Re Yuen Chak Construction Co Ltd

CourtHigh Court (Hong Kong)
Judgment Date02 December 2004
Judgement NumberHCCW378/2004
Subject MatterCompanies Winding-up Proceedings
HCCW000378/2004 RE YUEN CHAK CONSTRUCTION CO LTD

HCCW 378/2004

IN THE HIGH COURT OF THE

HONG KONG SPECIAL ADMINISTRATIVE REGION

COURT OF FIRST INSTANCE

COMPANIES (WINDING-UP) NO. 378 OF 2004

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  IN THE MATTER of YUEN CHAK CONSTRUCTION COMPANY LIMITED
  and
  IN THE MATTER of the Companies Ordinance, Cap. 32

____________

Before: Hon Kwan J in Court

Date of Hearing: 2 December 2004

Date of Judgment: 2 December 2004

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J U D G M E N T

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1. This is a petition presented by Madam Cheng Ying Hung, trading as Po Shing Company, to wind up Yuen Chak Construction Company Limited (“the Company”). The petitioner is a judgment creditor, having obtained judgment against the Company in HCA No. 411 of 2001 on 12 June 2003, after a four-day trial before Deputy Judge Muttrie, in the sum of HK$928,397.85.

2. The Company seeks an adjournment of the petition pending its application to reinstate its appeal against the judgment. It has lodged an appeal for this purpose in CACV No. 202 of 2003. This was dismissed in its absence on 12 March 2004. I understand the application for reinstatement has been fixed to be heard on 11 March 2005.

3. There are three supporting creditors. They are all former employees of the Company and all are judgment creditors. The total amount due to them is in the region of HK$850,000.00.

4. I will first set out the relevant background matters.

5. The petitioner’s claim against the Company in the High Court Action was for the balance of the price of petroleum products sold and delivered by the petitioner at the request of the Company between July 2000 to December 2000, in the amount of HK$928,397.85. The Company counterclaimed against the petitioner for damages for delay in the delivery of goods of HK$3.9 million odd. On 12 June 2003, judgment was given in favour of the petitioner and the counterclaim was dismissed. The judgment is primarily on findings of fact.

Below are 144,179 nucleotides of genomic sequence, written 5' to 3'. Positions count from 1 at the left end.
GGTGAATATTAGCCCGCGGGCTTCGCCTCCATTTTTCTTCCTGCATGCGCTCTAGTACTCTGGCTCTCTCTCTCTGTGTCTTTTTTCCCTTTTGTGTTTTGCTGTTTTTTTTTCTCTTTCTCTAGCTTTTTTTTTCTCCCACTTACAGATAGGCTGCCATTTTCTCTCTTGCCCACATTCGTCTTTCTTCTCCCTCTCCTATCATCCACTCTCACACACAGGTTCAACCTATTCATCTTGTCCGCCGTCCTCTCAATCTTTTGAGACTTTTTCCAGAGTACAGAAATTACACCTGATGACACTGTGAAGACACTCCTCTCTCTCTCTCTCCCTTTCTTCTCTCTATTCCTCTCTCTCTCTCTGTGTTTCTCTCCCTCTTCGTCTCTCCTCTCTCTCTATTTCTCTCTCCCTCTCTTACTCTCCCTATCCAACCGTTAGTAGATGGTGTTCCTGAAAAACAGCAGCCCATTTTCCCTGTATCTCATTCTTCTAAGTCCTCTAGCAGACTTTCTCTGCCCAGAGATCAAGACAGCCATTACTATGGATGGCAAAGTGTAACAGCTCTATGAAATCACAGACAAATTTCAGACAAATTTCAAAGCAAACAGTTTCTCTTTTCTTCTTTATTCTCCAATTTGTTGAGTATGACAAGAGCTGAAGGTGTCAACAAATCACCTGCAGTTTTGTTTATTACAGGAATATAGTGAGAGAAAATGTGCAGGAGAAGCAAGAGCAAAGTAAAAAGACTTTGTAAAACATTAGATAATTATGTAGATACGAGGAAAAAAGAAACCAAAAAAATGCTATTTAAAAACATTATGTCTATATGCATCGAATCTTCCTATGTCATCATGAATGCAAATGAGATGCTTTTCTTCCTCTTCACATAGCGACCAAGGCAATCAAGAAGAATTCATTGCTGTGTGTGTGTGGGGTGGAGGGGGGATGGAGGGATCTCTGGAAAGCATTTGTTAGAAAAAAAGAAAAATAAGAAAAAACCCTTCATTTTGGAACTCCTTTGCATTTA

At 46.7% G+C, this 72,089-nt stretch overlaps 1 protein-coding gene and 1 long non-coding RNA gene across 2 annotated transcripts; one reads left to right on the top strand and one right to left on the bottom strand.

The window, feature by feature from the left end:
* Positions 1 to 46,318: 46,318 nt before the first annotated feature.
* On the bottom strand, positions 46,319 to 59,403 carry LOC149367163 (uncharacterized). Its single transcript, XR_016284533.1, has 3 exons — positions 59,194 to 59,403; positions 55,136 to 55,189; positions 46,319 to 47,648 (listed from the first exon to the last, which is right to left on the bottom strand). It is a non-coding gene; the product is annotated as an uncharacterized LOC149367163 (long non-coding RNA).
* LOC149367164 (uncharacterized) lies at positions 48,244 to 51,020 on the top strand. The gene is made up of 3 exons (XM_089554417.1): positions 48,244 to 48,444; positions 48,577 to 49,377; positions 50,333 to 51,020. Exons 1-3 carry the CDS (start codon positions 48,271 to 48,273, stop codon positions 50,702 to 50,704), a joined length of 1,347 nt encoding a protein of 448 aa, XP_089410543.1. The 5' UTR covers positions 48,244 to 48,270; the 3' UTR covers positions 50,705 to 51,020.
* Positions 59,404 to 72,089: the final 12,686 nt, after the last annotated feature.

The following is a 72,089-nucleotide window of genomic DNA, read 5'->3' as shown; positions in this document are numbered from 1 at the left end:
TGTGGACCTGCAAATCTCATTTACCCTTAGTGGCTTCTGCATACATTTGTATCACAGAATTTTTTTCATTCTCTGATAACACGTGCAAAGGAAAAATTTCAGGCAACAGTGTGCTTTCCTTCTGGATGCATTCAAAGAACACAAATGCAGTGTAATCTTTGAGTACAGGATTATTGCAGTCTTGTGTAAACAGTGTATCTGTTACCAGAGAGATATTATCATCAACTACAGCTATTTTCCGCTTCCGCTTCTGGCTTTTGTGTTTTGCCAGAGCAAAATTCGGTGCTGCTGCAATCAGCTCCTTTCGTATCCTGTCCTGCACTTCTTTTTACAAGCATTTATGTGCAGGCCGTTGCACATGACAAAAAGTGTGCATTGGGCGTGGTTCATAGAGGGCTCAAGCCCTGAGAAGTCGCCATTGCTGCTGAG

6. On 10 July 2003, the Company applied for a stay of execution of the judgment pending an appeal to be brought. A notice of appeal with 19 grounds of appeal was filed on 23 July 2003.

7. The application for stay pending appeal was heard by Deputy Judge Muttrie on 10 October 2003 and was dismissed. In his Reasons for Judgment, the judge noted that the appeal is mainly on questions of fact and would appear to be a difficult one to pursue. He did not think the grounds of appeal are so strong as to justify a stay on their own. As for the Company’s contention that it would be forced into liquidation if a stay were not granted and would thereby suffer loss which could not be compensated if its appeal should succeed, the judge did not think this contention would tally with the Company’s accounts that had been placed before the court, given that the judgment sum was less than HK$1 million and the Company would appear to have HK$9.8 million worth of assets according to its accounts. He was not satisfied that a good cause for stay pending appeal had been made out. The Company had failed to demonstrate that the appeal would be rendered nugatory without a stay.